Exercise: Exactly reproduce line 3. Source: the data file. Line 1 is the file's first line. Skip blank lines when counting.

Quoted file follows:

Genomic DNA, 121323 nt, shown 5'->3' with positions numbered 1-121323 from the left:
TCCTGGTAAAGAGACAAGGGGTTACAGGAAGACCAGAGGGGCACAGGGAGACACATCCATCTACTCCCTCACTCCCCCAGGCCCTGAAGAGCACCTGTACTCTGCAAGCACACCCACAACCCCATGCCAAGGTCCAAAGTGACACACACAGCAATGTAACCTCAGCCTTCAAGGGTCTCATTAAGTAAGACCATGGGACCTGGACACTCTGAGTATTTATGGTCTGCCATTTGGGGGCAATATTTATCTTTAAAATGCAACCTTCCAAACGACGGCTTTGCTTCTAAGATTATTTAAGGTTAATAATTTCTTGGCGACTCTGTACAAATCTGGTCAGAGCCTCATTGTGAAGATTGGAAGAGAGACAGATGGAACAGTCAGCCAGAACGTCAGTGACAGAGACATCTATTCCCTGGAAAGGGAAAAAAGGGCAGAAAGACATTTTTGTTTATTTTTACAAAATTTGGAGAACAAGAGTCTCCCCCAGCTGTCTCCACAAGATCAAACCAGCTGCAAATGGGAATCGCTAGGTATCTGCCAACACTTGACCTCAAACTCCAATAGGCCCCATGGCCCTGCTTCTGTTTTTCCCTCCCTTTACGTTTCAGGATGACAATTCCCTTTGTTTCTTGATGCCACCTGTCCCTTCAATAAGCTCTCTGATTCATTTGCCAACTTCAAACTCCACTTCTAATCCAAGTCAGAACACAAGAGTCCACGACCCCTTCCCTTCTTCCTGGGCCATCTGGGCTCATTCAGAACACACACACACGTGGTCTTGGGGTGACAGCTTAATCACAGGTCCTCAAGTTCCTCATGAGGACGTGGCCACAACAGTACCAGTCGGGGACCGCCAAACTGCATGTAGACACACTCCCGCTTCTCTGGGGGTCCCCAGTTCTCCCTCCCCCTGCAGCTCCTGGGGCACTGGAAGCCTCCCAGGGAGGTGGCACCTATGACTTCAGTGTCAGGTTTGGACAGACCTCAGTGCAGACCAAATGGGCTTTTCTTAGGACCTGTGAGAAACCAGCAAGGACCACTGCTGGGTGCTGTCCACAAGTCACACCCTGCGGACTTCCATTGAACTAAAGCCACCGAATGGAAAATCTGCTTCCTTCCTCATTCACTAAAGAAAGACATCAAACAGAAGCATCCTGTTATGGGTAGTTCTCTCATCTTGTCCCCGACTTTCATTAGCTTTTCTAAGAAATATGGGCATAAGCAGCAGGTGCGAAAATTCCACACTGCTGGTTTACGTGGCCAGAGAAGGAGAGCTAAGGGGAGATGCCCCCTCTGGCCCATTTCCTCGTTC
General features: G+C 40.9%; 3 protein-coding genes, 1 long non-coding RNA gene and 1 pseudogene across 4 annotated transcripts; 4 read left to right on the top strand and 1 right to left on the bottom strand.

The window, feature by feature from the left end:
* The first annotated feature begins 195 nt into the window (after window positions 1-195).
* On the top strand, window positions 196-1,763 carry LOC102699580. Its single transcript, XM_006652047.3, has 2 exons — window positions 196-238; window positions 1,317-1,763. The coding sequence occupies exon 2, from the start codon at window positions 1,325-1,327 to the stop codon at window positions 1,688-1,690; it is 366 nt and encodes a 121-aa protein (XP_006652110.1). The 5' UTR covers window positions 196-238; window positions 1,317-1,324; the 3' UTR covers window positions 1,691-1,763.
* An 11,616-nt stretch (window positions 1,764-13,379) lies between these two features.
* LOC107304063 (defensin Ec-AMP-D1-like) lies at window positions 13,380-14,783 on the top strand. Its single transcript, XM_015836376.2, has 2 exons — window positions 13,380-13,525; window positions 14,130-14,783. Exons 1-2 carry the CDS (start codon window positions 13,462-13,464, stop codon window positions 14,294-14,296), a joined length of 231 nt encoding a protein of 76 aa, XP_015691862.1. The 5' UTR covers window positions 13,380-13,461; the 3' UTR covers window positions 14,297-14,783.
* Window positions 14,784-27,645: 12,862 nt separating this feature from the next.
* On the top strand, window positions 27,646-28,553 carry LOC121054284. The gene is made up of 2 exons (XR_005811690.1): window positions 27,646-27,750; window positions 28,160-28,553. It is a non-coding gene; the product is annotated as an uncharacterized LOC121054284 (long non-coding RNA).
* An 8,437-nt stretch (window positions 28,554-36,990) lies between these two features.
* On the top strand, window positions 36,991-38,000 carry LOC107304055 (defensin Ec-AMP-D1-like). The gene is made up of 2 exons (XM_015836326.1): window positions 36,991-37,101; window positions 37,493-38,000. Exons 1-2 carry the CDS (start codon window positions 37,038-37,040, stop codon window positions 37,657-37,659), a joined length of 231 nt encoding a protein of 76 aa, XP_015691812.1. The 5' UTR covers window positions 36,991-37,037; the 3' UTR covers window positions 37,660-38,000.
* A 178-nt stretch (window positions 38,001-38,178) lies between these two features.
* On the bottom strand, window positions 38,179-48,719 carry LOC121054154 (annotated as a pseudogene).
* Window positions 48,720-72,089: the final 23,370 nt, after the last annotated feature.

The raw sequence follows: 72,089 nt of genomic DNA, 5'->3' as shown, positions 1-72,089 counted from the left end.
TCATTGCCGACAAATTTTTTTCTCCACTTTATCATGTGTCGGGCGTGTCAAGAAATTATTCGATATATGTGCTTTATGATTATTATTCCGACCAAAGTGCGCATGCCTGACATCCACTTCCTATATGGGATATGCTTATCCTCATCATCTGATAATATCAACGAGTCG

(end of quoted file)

General features: G+C 40.9%; 3 protein-coding genes, 1 long non-coding RNA gene and 1 pseudogene across 4 annotated transcripts; 4 read left to right on the top strand and 1 right to left on the bottom strand.